I GREATLY DISAGREE WITH THE CONCEPT that you control your own destiny. Sure, there are plenty
of things you control, but there are many events that impact your life that you have absolutely no control
over. For a personal example, a few months before I entered the world, my dad started interviewing for full-time jobs, and had two good prospects. One big opportunity was in southern California; the other was in the
“Show Me State.” If my dad took the job in Orange County, it’s clear my life would be very, very different than
it is right now.
If I grew up in California, adjacent to the beach, I would have
learned to surf at an early age. My whole childhood would have
been devoted to catching waves, and before turning 20 I would
have joined the World Surf League—the prestigious, professional
tour of surfing. Instead of writing actuarial puzzles, I’d be out there
on the tour performing better barrels than Gabriel Medina, having
cooler hair than John John Florence, and offending more people
than Mick Fanning. Ah, what might have been!
It’s virtually impossible to be a pro surfer without daily access
to good waves, so my dreams died before they began when my
parents ended up here in the great Midwest. We traded police
chases, earthquakes, and fierce traffic for Blues hockey, toasted
ravioli, and jokes about what high school you attended. Maybe
we did get the better end of the bargain after all.
Even though I’m not a pro, I still enjoy watching the World
Surf League on television. One of the enjoyments of watching is
that surfing has one of the most mathematical scoring rubrics of
any sport out there. For the uninitiated, most surf competitions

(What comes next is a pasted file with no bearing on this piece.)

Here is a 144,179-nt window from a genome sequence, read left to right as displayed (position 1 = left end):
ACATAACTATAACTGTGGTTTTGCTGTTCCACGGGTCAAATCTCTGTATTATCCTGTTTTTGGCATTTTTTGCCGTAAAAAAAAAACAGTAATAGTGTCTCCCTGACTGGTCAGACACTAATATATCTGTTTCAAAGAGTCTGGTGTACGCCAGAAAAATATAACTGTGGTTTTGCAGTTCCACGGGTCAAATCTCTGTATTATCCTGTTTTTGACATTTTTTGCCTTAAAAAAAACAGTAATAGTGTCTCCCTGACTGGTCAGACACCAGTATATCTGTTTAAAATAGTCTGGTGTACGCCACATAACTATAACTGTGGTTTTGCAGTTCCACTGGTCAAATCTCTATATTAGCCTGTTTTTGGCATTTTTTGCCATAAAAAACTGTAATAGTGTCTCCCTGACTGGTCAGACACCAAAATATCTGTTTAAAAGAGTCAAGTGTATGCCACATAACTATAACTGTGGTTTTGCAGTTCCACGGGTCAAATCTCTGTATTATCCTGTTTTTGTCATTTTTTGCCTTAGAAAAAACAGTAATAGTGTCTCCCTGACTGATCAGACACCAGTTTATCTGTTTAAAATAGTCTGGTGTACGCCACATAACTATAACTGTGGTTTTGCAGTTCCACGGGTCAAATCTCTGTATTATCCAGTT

have heats, where two surfers go head-to-head to see who is better.
Heats usually last for 35 minutes, and although a competitor can
ride as many waves as (s)he wants during those 35 minutes, only
the sum of your top two scores count to see who wins. If your
top two waves are a 7 and a 6, then you have a heat score of 13,
no matter what took place on all the other waves. And thanks to
the priority system, there is no “sharing” of waves; each wave gets
ridden by at most one surfer.
A few days ago my friend Park and I started watching the latest
stop on the World Surf League tour. Park made the comment that
these surfers are so good, anyone out there can ride any wave,
and it’s all pure luck who wins or loses depending on who rides
which wave. Unfortunately, there’s a lot of truth to this comment,
as the best in world can ride almost any wave that the ocean spits
out. If a wave has a potential score of a 9, you’d better believe that
any pro out there will score exactly a 9 on the wave. Not a point
lower, not a point higher.
Of course, if I were a pro surfer, I’d have a secret plan. See,
whereas most surfers are notoriously picky when it comes to which
waves to ride, as a math person, I know it’s just a numbers game,
and would make sure to ride at least one more wave during the
heat than my opponent. The question then becomes: How would
this impact my chances of winning a heat?
1. Let’s assume that I ride six waves in a heat, and my opponent rides
five. Let’s also assume that it’s totally random and uncorrelated
as to what the scoring potential of each wave is. Each wave has
a whole-number scoring grade between 1 and 10, with 1 being
the lowest score and 10 being the highest. It’s totally random and
unknowable what the score of the wave will be beforehand, as
there’s exactly a 10 percent chance it will be any number between
1 and 10. Given all of these assumptions, what’s the probability
of me winning, losing, and tying the heat?
2. To further reward gnarly high scores, the Big Wave Tour slightly
modifies the scoring system so your top wave counts double.
Hence, if my top two scores are a 7 and a 4, my heat score is now
18 (two times 7 plus 4) instead of 11. If all the other assumptions
from above still hold, what is the new probability of me winning,
losing, or tying the heat?
Solutions to Polyominoes
Problem 1: How many distinct ways can tetrominoes tile a 4x4
square? Two tilings are considered distinct if one cannot be made
to look like the other by a sequence of rotations or flips about its
horizontal, vertical, or diagonal axes.
There are 117 tilings of the 4× 4 square using tetrominoes. They
fall into the following
22 distinct classes:
Class 1 2 4 8
4 of a kind BBBB LLLL, IIII,
2 pair IBBI IIBB, ILLI,
Pair of L’s ILBL, ILLB IBLL, ILLB,
Pair of T’s ILTT, IT TL,